Also, if the Giants are "in," does that mean the Boras "ask" has dropped?

I'm now ready to offer 50-50 odds that Harper remains unsigned until the second half of the month. I'll offer 3-2 odds Machado signs before then, and 3-5 odds that both stay unsigned until the second half of the month.

Remember that Boras doesn't always win, even when he waits and waits and waits. Just last year, he did get a win with J.D. Martinez, but not with Jake Arrieta. Or Mike Moustakas. (Who sits and waits again this year after his one-year contract a year ago.) Or Greg Holland, who has now inked a new deal, but with a considerable haircut — and much earlier than a year ago.

As noted, Boras has had his share of "losses" before. Just never one potentially this big.

Dan Lozano has had his share of "losses," too. We know Lozano fell short of his agent grand slam hopes with Albert Pujols and passing the contract of Alex Rodriguez for biggest contract ever.

February 06, 2019

TX Progressives take first peek at Texas Lege, Houston stupidities


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The Texas Progressive Alliance would like to announce that it is not forming an exploratory committee to run for President, but it is bringing you this week's roundup.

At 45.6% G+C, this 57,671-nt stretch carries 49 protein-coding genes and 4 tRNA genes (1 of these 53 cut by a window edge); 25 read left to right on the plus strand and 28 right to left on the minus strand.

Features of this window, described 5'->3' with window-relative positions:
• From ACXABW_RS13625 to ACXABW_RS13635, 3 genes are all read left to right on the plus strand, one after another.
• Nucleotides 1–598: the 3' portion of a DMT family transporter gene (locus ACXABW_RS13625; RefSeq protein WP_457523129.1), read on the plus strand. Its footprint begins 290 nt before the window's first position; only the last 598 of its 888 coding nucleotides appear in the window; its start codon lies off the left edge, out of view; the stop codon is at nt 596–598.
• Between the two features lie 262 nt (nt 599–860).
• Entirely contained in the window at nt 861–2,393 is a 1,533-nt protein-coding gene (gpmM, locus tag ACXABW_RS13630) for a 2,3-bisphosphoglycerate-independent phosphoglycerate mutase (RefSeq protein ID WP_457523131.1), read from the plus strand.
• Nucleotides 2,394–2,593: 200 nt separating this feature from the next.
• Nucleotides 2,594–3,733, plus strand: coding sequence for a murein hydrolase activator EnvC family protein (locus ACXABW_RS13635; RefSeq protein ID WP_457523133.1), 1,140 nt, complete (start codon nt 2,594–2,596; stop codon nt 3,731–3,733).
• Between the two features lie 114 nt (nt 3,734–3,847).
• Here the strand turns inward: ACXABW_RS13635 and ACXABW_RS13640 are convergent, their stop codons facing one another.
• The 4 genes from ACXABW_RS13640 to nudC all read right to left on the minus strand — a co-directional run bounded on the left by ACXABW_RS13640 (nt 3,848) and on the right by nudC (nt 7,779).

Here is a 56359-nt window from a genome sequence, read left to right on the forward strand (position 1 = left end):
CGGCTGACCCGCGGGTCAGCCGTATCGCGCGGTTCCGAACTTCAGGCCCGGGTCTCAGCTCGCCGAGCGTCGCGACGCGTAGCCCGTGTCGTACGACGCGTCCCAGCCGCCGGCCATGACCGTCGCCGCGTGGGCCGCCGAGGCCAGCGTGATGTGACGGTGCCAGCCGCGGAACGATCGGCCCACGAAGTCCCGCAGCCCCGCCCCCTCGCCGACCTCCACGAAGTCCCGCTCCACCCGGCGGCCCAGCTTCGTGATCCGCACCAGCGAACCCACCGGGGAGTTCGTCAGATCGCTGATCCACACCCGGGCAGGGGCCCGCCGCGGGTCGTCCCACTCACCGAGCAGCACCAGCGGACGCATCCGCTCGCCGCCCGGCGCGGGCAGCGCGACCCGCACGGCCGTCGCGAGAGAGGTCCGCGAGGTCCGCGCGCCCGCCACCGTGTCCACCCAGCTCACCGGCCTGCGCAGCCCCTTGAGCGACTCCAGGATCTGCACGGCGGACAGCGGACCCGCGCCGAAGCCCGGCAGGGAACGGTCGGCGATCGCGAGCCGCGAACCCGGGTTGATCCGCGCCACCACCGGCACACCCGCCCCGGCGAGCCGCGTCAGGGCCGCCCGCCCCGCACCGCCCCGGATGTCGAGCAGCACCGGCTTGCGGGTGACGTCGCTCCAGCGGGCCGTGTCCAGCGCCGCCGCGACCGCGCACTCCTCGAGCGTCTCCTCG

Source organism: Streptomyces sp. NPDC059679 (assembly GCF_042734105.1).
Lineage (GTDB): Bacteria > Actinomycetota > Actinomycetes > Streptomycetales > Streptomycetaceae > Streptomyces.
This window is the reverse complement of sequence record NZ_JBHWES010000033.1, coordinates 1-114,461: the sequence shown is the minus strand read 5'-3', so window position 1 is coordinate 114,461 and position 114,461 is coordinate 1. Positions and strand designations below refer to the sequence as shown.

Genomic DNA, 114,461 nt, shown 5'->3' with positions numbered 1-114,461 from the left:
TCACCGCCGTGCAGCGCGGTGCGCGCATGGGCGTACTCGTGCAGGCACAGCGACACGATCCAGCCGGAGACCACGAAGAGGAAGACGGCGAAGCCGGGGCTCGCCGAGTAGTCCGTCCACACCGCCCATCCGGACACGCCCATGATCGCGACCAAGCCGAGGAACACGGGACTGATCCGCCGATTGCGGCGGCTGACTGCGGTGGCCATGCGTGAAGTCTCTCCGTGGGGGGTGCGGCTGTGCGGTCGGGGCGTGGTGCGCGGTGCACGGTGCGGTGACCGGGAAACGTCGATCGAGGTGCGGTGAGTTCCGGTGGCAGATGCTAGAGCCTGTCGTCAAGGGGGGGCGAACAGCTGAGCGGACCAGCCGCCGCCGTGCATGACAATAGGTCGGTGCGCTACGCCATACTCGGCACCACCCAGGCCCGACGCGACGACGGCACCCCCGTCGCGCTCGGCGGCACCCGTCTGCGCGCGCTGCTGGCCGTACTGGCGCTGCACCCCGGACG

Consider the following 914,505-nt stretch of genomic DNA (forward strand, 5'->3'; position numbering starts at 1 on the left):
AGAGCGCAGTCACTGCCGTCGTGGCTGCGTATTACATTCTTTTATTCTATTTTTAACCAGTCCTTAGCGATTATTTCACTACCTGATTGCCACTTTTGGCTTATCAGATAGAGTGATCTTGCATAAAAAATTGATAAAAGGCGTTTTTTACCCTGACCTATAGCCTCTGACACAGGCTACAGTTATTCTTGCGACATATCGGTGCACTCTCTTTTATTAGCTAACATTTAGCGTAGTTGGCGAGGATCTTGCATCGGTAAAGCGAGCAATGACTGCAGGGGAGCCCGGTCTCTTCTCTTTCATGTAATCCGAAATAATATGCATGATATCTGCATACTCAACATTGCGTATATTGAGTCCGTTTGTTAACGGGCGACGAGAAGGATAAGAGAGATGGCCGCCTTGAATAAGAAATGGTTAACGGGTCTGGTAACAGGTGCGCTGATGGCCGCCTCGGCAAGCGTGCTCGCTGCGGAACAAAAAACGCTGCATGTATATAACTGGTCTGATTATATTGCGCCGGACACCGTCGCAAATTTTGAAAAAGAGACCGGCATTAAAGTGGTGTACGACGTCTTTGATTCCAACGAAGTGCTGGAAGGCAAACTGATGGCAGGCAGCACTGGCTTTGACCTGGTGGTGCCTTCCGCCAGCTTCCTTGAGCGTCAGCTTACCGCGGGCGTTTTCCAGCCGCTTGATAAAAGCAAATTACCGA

Off the Kuff has been all over that bogus SOS advisory about alleged non-citizen voters.

Socratic Gadfly speculates on what White Castle selling veggie burgers has to say about the future of meat-eating and cattle-raising in Texas and elsewhere.

And here are some posts of interest from other Texas blogs.

Jeff Balke points to the real issues with technology and privacy.

CultureMap Austin notes that the capital city is one of the biggest anti-vaccination hotspots in the country.

Better Texas Blog checks up on health care bills in the Lege.

Grits has some questions about that police raid in Houston that left two dead and five cops injured.

Paradise in Hell was not impressed by Greg Abbott's voter purge effort.

The Texas Observer shows that Texas Republicans don’t always hate California business ideas.

Jim Schutze has the latest shenanigans in the Dallas mayor’s race. (Sadly, another Schutze piece screws the pooch on the Houston drug raid.)

Environment Texas has an update on air pollution in the state.

As reported by Reuters, the Harris County GOP really screwed the pooch on Holocaust Remembrance Day, with a “Leftism kills” Facebook post.

Some freelance op-ed guy, a Houston PR flak for Haynes and Boone Roy Reynolds thinks Texas Dems need to keep their arms open for ConservaDems, and ignores people like Ralph Yarborough in state party history.



February 05, 2019

Antivaxxerism looms anew — like child faith healing (updated)

I can't provide details, because it was in a closed Facebook group unofficially aligned with the Green Party, but the latest antivaxxer facedown has only increased the likelihood that I will vote Socialist Party USA, not Green, in the future, where options are available.